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AL West check-in: Surprising Oakland A’s are winning again

May 9, 2024, 5:41 PM | Updated: 5:42 pm

Oakland A's...

Tyler Soderstrom (21) of the Oakland A's is congratulated for his home run during a 2024 game. (Thearon W. Henderson/Getty Images)

(Thearon W. Henderson/Getty Images)

OAKLAND, Calif. (AP) — The Treehouse entertainment space way out in left-center field bustled between games of a doubleheader as Oakland A’s fans relished a chance to get out of the sun on a cloudless, spectacular day in the Bay Area, for some ping-pong or to grab a cold drink.

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They are few but mighty at the moment, small crowds of longtime diehards determined to cheer their beloved A’s this year before they relocate to Sacramento for the next three seasons and, later, Las Vegas.

Those who are making an effort to come to the Coliseum are seeing more winning baseball, too. The A’s lost 112 games last season and 102 the year before that, and now are 18-21 heading into Friday’s weekend series at the Seattle Mariners.

It’s a promising start for a club projected for last place that began the season 1-7. They didn’t win their 18th game in 2023 until June 12.

“Guys are confident,” pitcher Alex Wood said. “I think down to each guy, there’s just really, I think they were sick of going through what they went through last year. There’s really a strong will to go out there and play well and try and win every night and you can see it in every guy out there. And I think the cool thing about this group is we’re a super young group but a lot of these guys have been together for a while.”

MLB Standings

Even if not many fans are getting to see this group come together and finally reap the rewards.

Monday’s series opener against Texas drew a season-low 2,895, then Tuesday’s announced crowd was 3,965 and another 8,230 showed up Wednesday to give the A’s an average of 6,222 through 22 home dates. Last year, the A’s averaged 10,276 per game, but they always draw better during the summer months once kids are out of school, while April is always the lowest month.

Manager Mark Kotsay is quick to praise his players for their focus on what they can control on the field and not all the other stuff, like attendance.

“There’s just no quit in this group,” he said.

Longtime friends Diego Valdez, Aubrey Porter and John Solis have for years attended the home opener, and now they are trying to get to as many games as possible while they can.

“It’s kind of sad for me, honestly,” said Porter, a 43-year-old from San Jose. “I’ve been going to games since I was a kid. I was here when Rickey Henderson broke the (stolen base) record. We used to catch the BART when I lived in Fremont and my dad used to drive me to games here whether I wanted to go or not, and I started loving it after that. It’s been one of those things I’m really sad they’re going away.”

Valdez made it to his first game Wednesday since before the COVID-19 pandemic.

These fans understand why the stands are empty. They understand the heartbreak and the hurt.

“It’s just kind of frustrating, the A’s leaving to Vegas, going to Sacramento next year,” the 49-year-old Valdez said. “We lost the Warriors, the Raiders, so I’m trying to come to at least three or four or five more games this year before they leave.”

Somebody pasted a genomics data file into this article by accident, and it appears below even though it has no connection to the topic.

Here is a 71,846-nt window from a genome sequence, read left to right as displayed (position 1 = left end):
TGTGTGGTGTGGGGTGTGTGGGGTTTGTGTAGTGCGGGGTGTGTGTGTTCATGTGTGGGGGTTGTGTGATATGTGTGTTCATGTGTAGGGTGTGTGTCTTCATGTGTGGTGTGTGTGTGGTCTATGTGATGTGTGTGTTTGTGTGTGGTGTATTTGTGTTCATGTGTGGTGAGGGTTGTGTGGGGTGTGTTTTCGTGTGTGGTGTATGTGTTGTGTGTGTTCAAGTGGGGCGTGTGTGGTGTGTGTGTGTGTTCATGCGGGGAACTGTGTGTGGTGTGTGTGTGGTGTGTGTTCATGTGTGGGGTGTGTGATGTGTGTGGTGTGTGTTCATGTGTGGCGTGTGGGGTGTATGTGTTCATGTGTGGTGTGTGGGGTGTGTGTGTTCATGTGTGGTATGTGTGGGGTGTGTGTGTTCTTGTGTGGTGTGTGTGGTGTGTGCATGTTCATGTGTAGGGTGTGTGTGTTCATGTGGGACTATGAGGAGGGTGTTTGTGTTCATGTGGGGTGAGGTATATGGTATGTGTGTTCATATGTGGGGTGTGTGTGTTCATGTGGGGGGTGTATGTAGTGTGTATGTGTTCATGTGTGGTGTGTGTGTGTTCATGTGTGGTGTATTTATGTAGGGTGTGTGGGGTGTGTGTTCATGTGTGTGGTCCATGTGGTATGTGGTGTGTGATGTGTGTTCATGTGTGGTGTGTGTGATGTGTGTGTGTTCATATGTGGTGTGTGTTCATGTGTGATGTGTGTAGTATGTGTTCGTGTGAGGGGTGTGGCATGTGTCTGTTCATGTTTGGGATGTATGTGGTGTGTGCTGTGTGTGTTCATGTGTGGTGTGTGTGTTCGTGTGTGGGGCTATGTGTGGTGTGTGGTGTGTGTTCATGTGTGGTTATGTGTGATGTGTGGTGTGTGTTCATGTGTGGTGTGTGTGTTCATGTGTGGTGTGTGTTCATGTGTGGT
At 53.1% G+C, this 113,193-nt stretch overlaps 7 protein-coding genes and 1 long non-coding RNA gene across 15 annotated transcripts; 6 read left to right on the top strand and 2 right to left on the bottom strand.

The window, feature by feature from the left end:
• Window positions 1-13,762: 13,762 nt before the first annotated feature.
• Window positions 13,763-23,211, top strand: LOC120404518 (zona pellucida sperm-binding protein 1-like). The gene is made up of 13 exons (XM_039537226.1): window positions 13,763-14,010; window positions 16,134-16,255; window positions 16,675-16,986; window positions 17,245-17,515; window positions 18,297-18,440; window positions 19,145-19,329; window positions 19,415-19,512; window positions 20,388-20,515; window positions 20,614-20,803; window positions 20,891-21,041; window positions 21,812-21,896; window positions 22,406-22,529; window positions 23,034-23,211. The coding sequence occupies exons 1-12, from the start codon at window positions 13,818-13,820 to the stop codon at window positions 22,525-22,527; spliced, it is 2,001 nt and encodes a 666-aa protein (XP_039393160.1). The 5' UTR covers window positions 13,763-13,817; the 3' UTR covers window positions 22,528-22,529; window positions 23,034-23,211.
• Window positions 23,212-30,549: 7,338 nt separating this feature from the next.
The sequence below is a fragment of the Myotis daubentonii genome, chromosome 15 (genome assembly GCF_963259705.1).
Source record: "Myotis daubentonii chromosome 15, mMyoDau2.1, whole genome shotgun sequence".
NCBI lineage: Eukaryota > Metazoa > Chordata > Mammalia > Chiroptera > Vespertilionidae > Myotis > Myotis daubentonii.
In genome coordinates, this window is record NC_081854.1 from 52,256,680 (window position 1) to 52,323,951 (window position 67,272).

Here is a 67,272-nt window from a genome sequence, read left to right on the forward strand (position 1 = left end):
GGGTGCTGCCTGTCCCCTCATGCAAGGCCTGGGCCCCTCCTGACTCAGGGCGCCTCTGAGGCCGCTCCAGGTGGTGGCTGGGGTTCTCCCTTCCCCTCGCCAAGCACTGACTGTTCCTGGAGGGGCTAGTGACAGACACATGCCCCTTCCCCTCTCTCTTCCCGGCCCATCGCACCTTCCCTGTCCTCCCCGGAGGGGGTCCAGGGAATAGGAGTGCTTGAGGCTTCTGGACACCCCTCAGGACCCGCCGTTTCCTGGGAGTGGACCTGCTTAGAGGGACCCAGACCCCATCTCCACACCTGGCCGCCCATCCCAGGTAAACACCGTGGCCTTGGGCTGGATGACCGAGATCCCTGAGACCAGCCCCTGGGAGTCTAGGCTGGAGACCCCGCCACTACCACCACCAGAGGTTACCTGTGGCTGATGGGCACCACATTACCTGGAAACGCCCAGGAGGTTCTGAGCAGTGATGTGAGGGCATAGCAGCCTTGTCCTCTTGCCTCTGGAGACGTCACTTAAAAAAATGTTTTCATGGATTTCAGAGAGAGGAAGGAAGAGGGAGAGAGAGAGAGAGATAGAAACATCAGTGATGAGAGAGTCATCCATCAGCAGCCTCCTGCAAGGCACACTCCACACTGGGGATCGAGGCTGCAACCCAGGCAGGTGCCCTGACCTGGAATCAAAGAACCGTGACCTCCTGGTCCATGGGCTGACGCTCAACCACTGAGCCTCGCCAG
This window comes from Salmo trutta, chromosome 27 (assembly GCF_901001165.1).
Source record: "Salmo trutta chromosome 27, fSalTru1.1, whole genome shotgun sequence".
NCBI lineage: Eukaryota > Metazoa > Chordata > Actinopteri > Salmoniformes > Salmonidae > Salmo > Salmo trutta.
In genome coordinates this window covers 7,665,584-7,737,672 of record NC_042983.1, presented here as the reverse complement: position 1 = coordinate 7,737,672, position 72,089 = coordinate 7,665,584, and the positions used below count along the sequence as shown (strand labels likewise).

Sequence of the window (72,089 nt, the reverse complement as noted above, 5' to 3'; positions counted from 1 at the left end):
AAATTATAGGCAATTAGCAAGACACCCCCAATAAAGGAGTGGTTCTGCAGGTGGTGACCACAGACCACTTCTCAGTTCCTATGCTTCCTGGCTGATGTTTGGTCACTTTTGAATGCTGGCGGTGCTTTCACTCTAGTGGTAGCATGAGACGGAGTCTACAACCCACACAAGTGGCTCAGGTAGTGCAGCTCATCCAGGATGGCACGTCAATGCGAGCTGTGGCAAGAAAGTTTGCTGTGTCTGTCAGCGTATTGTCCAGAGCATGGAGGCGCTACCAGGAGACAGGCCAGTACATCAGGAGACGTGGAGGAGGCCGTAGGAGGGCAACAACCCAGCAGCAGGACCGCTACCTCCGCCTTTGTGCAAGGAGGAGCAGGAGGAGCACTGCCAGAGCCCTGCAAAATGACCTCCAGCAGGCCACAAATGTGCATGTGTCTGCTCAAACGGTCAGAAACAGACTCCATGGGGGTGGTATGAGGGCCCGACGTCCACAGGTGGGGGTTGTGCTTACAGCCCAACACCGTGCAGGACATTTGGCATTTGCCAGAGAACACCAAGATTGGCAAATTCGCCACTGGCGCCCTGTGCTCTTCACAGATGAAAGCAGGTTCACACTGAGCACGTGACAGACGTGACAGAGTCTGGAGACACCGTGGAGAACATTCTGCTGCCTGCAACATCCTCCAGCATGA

Porter and Valdez are dreaming big, as in playoffs or — dare they say it — a World Series title.

“That would be awesome,” Valdez said.

“That would be the best thing ever,” Porter said. “Incredible.”

Rona Brooks Morris and younger brother Adam have been coming to midweek games together for nearly a decade — even when Morris was pregnant with son, Colin. Both doctors, they have some flexibility.

“It’s our sibling bonding time, and it’s been an amazing experience. I’ve learned a lot,” Morris said, noting of the early 2024 success: “It’s very exciting because one of my first memories of coming to these games was in 2012 with Colin in my belly.”

They were here together with late father Irv in 2012 when the A’s clinched the division on the final day of the season — Game 162 — against Texas when Josh Hamilton dropped the ball in shallow center field on a high popup by Yoenis Cespedes.

Texas Rangers second baseman Marcus Semien appreciates his former club’s success so far and has already thought about how his next trip to the Coliseum in late September will likely be his last — the final three-game home series for the A’s.

“It’s a place where my family gets to come watch me play, so we’ll have to figure it out after this,” said Semien, who grew up in nearby Albany and went to college at the University of California-Berkeley. “I’ve played a lot of baseball in the place and worked out here in the offseason. It doesn’t feel right, but like I always say, business is business.”

One special fan plans to be around the Coliseum as much as possible until that last day: Hall of Famer Dennis Eckersley.

He has become nostalgic — and even somewhat sad — about the team’s impending departure.

“More than anything, I wanted to feel it,” Eckersley said. “Before I said, ‘Aaaw, they’ll be around three more years.’ Well they’re not, and now I feel like there’s a need to want to say goodbye to it. Really. This was a huge part of my life and I’m from the Bay Area and this place has been here since 1968. I mean wow! So I just want to experience it and send it off.”

More MLB news

Rost: Mariners can’t waste World Series-caliber pitching
• Why Mariners should keep Josh Rojas in leadoff spot
AL West Check-In: Rangers trade to re-acquire World Series player

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